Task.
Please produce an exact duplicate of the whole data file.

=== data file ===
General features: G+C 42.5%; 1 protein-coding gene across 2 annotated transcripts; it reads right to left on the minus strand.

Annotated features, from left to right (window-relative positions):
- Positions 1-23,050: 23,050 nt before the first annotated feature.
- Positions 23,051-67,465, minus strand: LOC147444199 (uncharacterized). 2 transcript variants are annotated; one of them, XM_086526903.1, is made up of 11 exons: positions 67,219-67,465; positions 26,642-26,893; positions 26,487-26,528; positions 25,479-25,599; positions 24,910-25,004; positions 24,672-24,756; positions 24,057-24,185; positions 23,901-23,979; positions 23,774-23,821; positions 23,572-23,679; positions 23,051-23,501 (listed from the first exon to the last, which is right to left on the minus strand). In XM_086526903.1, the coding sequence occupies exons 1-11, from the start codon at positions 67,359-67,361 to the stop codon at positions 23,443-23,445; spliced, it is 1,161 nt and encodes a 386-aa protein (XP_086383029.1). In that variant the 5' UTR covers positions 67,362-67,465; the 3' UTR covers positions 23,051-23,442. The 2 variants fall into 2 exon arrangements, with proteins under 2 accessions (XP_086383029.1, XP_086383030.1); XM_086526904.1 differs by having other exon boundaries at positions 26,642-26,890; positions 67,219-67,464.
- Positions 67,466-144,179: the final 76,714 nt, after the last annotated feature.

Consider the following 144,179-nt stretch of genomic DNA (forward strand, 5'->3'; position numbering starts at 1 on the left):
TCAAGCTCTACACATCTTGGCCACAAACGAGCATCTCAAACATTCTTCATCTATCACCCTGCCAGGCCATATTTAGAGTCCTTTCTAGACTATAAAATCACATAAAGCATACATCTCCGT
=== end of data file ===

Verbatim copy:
General features: G+C 42.5%; 1 protein-coding gene across 2 annotated transcripts; it reads right to left on the minus strand.

Annotated features, from left to right (window-relative positions):
- Positions 1-23,050: 23,050 nt before the first annotated feature.
- Positions 23,051-67,465, minus strand: LOC147444199 (uncharacterized). 2 transcript variants are annotated; one of them, XM_086526903.1, is made up of 11 exons: positions 67,219-67,465; positions 26,642-26,893; positions 26,487-26,528; positions 25,479-25,599; positions 24,910-25,004; positions 24,672-24,756; positions 24,057-24,185; positions 23,901-23,979; positions 23,774-23,821; positions 23,572-23,679; positions 23,051-23,501 (listed from the first exon to the last, which is right to left on the minus strand). In XM_086526903.1, the coding sequence occupies exons 1-11, from the start codon at positions 67,359-67,361 to the stop codon at positions 23,443-23,445; spliced, it is 1,161 nt and encodes a 386-aa protein (XP_086383029.1). In that variant the 5' UTR covers positions 67,362-67,465; the 3' UTR covers positions 23,051-23,442. The 2 variants fall into 2 exon arrangements, with proteins under 2 accessions (XP_086383029.1, XP_086383030.1); XM_086526904.1 differs by having other exon boundaries at positions 26,642-26,890; positions 67,219-67,464.
- Positions 67,466-144,179: the final 76,714 nt, after the last annotated feature.

Consider the following 144,179-nt stretch of genomic DNA (forward strand, 5'->3'; position numbering starts at 1 on the left):
TCAAGCTCTACACATCTTGGCCACAAACGAGCATCTCAAACATTCTTCATCTATCACCCTGCCAGGCCATATTTAGAGTCCTTTCTAGACTATAAAATCACATAAAGCATACATCTCCGT